Although the FCA has said that if you follow their guidance, you will be treated by them as having complied with the relevant rules, regulations, or requirements, deciding that a token is a security token can be extremely difficult. For example, what regulatory treatment would you give to a synthetic cryptoasset which is derived from shares in a USA listed company, but where the holders of it do not actually own the shares in that company and have no voting or dividend rights?
Is your activity specified activity?
The EMRs are designed to regulate the issuers of e-money. If your involvement with e-money is not as an issuer in exchange for fiat funds, you are unlikely to be captured by the EMRs but take advice on this.
For security tokens, you need to look through the full list of specified activities contained in the RAO. Security tokens essentially are digital investment assets so you can tailor your search to the investment type activities like dealing in investments, arranging deals in investments, managing investments, safeguarding, and administering investments, and advising on investments. Before embarking on this search of the RAO, take some time to think about what you really do in relation to cryptoassets. There is guidance out there that will help you lay the regulation over your factual matrix, but it would be best to take advice on this from a specialist regulatory lawyer.
Is your activity in the UK and by way of business?
The decentralised and multijurisdictional nature of cryptoassets makes deciding whether your activities are being carried on in the UK very difficult. Based on FCA guidance, our view is that you should err on the side of caution. The FCA is quite clear that even where part of your activity is out of the UK, you may still be carrying on that activity in the UK.
Determining whether your activities are being carried on by way of business is a question of judgment and will largely be fact dependent. For example, if you occasionally give some free tips to your friends about which security tokens to buy, this is probably not going to be ‘by way of business’. On the other hand, if you hold yourself out as a crypto adviser and you regularly charge fees for giving advice about which security tokens to buy, it is almost certain that your activity will satisfy the ‘by way of business’ test. These two examples are at polar ends of a spectrum and your activity will likely fall somewhere in between.
Being authorised or exempt
If the conclusion is that you are, or will be, engaging in regulated cryptoasset activity, you must either become FCA authorised or adopt an exempt status. There are pros and cons of each option and, again, it would be wise to seek specialist legal advice on this.
FCA authorisation speaks for itself and the issue is the time it takes to become authorised and the associated costs of getting and being authorised.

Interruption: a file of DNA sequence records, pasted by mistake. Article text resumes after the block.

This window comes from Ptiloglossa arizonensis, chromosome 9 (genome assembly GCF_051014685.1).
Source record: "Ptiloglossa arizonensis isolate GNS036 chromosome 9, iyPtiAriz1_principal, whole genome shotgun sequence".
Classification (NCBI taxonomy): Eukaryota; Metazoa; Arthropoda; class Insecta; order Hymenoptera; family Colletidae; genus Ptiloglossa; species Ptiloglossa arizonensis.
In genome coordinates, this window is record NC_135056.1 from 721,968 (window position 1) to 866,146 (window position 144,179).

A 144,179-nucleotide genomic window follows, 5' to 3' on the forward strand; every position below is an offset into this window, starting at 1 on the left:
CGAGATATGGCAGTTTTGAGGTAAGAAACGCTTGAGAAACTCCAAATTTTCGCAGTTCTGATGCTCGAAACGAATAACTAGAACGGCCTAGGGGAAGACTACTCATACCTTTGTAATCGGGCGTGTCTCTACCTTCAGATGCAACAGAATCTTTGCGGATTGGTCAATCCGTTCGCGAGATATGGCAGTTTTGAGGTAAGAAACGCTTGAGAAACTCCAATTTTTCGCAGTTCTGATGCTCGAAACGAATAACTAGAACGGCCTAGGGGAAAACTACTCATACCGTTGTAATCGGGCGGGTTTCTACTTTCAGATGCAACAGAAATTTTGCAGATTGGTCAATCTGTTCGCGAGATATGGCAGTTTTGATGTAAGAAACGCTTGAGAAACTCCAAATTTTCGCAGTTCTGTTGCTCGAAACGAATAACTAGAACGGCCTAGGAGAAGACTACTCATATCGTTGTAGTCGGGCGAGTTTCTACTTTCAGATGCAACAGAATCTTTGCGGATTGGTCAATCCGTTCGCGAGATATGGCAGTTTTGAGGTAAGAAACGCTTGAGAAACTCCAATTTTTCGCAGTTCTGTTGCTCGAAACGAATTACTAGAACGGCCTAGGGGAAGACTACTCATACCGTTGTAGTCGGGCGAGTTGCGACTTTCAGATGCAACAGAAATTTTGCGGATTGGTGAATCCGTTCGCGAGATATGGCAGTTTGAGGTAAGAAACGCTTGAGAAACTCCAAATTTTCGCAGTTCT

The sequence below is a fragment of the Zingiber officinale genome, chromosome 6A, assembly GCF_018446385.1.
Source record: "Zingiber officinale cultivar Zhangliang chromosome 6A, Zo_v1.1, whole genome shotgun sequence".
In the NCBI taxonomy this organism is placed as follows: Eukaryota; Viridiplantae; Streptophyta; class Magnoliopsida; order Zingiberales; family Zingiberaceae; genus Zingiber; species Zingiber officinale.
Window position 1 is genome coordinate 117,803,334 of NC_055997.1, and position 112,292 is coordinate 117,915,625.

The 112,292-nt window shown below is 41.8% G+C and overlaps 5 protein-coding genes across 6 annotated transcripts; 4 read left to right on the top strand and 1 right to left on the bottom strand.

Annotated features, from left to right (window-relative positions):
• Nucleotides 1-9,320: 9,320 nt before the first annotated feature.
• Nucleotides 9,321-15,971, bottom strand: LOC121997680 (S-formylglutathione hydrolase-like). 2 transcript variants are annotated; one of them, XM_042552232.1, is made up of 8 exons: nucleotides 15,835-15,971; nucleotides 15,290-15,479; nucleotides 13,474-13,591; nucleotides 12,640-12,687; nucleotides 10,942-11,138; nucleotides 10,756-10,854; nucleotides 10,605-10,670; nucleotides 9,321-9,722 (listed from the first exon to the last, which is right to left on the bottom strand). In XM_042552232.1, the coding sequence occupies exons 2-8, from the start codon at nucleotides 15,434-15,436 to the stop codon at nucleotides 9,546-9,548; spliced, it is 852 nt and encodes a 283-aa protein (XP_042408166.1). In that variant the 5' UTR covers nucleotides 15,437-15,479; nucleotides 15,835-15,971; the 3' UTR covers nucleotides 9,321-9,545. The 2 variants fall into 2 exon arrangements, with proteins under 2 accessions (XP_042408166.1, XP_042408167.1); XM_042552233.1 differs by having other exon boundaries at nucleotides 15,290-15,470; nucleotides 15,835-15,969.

When it comes to adopting exempt status, the most feasible option is likely to become an appointed representative of an FCA authorised firm. Whilst this arrangement will give you a very good platform from which you can carry on regulated cryptoasset activity, making sure that the appointed representative agreement is clear and watertight and that you contract with an organisation that shares your vision and ambitions.
And be aware that customer protections only extend to those cryptoassets which are regulated. If you propose to deal with a pic-n-mix of regulated and unregulated tokens, you will have to be very clear with the customer about when protections are available and when they are not.
Even if you are dealing with unregulated tokens, for example exchange tokens with no pegged value, your activities in relation to such tokens could bring you within the definition of a ‘relevant person’ under the Money Laundering, Terrorist Financing and Transfer of Funds (Information on the Payer) Regulations 2017 (MLRs). Although supervision and enforcement of the MLRs is within the FCA’s ambit, you must still comply with the requirements of the MLRs. All relevant cryptoasset businesses must comply, regardless of their regulatory status.
As more large corporates (electric vehicle manufacturers, for instance) and traditional banks are taking positions in the crypto markets, there appears to be plenty of potential for growth and profit in decentralised finance. Our view is that the regulators are playing catch up and the current UK regulatory regime in relation to cryptoassets is not entirely fit for purpose. With an extension of the regulatory perimeter proposed by HM Government, activities or assets that are currently unregulated, may soon become regulated. Fall on the wrong side of the regulation and you could find yourself significantly exposed.